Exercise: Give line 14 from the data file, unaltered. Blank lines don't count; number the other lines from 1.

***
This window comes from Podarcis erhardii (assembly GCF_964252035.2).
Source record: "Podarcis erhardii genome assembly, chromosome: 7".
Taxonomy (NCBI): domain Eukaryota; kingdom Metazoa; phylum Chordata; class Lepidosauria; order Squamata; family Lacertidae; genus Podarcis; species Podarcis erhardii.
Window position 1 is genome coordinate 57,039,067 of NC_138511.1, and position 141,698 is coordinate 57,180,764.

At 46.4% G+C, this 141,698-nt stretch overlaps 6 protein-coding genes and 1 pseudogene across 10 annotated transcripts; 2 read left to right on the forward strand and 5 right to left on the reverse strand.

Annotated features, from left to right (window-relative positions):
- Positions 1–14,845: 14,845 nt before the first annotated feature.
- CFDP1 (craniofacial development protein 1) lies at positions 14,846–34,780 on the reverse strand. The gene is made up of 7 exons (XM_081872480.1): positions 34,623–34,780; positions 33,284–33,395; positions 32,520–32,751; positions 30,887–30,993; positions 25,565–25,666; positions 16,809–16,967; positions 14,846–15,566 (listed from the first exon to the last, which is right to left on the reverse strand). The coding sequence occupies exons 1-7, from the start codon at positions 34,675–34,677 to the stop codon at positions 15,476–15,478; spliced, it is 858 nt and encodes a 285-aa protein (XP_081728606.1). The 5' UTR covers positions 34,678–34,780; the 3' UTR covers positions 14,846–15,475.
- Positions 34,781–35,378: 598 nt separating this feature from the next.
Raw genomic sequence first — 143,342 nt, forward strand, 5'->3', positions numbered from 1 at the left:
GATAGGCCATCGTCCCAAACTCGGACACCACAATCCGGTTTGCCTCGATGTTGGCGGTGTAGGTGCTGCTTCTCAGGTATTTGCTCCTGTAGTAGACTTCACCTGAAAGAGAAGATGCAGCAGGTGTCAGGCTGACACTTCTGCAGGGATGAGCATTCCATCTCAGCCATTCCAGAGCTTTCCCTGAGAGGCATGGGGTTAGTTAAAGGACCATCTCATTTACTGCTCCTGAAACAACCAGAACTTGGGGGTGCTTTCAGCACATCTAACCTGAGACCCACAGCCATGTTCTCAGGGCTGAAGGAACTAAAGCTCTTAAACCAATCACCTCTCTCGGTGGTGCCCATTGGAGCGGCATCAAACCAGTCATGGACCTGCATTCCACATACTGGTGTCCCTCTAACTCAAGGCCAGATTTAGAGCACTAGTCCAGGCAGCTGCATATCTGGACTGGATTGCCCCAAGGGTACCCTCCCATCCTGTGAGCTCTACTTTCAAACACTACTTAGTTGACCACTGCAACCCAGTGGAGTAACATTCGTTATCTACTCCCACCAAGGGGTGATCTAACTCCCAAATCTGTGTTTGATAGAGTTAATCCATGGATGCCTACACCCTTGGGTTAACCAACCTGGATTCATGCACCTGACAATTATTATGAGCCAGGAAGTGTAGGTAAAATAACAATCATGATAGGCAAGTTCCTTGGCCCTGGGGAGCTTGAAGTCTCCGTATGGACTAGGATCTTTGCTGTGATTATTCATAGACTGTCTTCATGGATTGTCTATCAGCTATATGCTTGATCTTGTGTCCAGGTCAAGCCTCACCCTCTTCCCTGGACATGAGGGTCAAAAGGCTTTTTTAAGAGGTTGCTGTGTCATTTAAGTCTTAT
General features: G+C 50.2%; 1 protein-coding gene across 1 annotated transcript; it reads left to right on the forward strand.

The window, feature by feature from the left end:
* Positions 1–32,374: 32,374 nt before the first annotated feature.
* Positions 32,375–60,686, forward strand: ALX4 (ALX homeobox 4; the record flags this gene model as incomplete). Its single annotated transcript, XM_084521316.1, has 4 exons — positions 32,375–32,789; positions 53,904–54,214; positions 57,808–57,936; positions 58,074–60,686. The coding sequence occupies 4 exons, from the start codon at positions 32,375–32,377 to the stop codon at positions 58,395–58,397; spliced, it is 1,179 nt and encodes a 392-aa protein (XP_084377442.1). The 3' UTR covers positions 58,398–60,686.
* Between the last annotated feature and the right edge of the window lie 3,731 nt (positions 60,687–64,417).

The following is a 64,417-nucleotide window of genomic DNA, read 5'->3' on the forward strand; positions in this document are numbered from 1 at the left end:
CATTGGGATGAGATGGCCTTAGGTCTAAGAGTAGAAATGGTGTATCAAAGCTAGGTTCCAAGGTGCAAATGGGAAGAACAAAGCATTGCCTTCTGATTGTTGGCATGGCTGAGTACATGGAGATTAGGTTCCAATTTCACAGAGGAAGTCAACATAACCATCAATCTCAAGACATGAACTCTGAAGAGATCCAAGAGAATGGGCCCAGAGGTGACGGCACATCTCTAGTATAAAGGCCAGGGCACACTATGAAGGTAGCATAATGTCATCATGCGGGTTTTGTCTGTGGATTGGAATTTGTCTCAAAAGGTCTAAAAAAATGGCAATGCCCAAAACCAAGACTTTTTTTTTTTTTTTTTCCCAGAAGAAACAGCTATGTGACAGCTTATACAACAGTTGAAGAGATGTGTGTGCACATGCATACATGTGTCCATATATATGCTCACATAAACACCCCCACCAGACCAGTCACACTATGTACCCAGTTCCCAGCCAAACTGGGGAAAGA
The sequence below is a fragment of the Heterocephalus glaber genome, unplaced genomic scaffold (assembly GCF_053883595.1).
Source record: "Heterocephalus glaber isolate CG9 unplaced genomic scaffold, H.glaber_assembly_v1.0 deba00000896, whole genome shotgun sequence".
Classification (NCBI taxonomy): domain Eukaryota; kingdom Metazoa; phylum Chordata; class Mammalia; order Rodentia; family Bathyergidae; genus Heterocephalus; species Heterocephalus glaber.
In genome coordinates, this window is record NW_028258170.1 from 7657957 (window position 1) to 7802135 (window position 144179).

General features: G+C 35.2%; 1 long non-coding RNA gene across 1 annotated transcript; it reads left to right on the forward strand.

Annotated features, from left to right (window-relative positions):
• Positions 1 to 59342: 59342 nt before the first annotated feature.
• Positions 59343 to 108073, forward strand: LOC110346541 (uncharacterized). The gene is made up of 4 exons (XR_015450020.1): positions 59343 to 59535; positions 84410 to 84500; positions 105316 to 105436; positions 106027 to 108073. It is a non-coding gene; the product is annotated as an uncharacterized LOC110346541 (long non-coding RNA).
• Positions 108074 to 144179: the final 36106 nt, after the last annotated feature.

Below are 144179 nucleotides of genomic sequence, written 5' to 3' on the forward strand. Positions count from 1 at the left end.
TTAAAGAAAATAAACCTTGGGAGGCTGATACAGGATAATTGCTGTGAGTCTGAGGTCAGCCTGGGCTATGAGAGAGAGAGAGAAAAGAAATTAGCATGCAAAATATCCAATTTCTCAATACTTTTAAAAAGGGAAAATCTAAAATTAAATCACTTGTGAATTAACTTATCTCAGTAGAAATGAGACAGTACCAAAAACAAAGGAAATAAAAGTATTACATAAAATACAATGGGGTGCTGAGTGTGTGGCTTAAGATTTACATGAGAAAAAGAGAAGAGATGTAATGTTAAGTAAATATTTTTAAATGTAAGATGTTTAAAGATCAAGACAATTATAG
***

* Positions 1–32,374: 32,374 nt before the first annotated feature.